Yesterday (Wednesday), I was visiting the university town of Leuven to grab some books from Peeter’s bookshop. I also took the opportunity to have a wander round the historic place and see some of the sights. It was, in many respects, not unlike many of the other historic towns or cities in Belgium and has the Grote Markt as its focal point. There was the usual Stadhuis and loads of cafes and bars.
Beyond the main market square though, it was obvious that this was a university town. Just about every sizeable building had a university sign on it and bars and restaurants all had student offer prices in the window. The university library is probably one of the most stunning I’ve seen.
To be fair, it’s fairly new in a sense. The historic building was badly damaged in WWI and WWII and its restoration was only completed in 2003. Maybe if the New College library installed a 63-bell carillon it could give it a run for its money.
The only thing I wasn’t so sure about was the fairly disgusting statue that sits in the square at the front of the library building. And yes, that is a giant fly skewered to a giant needle. Not entirely sure what it’s in aid of, but it is pretty gross and not something I’d want in my garden.
The town’s view of students is most amusing too. This is a statue to be found just off the Grote Markt and depicts a student pouring water from the fountain of knowledge into their empty head. I did wonder if the water beaker ought to have been a beer can, but maybe I’m just too cynical.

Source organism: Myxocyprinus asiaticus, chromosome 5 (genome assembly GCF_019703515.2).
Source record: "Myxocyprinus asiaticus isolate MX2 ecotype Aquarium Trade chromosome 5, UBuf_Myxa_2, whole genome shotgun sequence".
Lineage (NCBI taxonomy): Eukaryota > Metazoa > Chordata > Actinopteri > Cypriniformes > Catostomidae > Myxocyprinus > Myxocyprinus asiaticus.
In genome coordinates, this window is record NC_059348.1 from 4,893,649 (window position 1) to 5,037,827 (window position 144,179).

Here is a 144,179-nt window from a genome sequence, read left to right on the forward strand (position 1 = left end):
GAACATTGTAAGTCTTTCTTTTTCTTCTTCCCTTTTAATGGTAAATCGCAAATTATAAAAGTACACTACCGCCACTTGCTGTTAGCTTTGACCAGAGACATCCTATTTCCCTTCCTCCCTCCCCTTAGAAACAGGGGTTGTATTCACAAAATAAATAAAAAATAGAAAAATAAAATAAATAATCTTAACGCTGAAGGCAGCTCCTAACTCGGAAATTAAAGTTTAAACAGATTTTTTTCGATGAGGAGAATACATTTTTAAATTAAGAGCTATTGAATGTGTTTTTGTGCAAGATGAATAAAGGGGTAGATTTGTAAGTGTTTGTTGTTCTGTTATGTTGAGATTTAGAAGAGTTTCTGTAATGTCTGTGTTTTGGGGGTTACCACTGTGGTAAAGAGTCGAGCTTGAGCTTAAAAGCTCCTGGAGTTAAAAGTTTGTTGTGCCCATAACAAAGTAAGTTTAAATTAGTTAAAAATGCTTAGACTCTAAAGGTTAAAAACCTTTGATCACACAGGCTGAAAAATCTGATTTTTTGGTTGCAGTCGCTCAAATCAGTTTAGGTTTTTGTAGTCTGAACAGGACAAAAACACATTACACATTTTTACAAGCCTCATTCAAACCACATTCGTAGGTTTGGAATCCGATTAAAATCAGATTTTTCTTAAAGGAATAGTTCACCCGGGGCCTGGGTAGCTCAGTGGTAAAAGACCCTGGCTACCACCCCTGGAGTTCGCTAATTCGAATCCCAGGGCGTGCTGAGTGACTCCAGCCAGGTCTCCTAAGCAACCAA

The one other especially noteworthy sight in the university was the Groot Begijnhof. This Beguine community (a mystic movement for women only who wanted to wanted to serve the church and community, but not go so far as taking formal vows) was established around 1230. The group of women served the community by doing laundry apparently.
The community’s buildings (the current ones date from the 17th century) were bought by the university in the 60s then renovated and turned into accommodation for students and visiting lecturers. It’s a lovely setting and would, I think, make a really nice little student community.
During my stay in Belgium, I’ve visited a fair few of the very grand churches. All have been impressive in their own way, but none has made any particular impression. However, I did visit St. Michielskerk in Leuven and I was struck by the ambience in the place. It’s not so grand, not so ‘pretty’ and not so imposing as any others I’ve visited, but it had a beautiful atmosphere. In many ways it felt like a ‘working church’, one where people came to worship and meet with God. I was speaking to the person who was keeping an eye on the place that day and he was explaining that it was known as the “Vredeskerk” – the Peace Church. It was badly damaged during WWII and was also recently restored. Near the entrance is an incomplete statue – a work in progress. Like many of the church statues here in Belgium it shows St. Michael standing over a slain dragon. The dragon symbolises opposition to God. The striking thing about this statue is that Michael is holding a broken sword and the idea is that, despite slaying the dragon, he is overcome by the violence used and the broken sword is symbolic of setting aside violent means to achieving an end, however ‘good’ the cause. It’s a very powerful image and very appropriate for the church.
And to cap off an interesting day I had a most excellent curry. Oh, and I did actually buy some books as well, but I’m not admitting to them because that would just show how geeky and sad I am.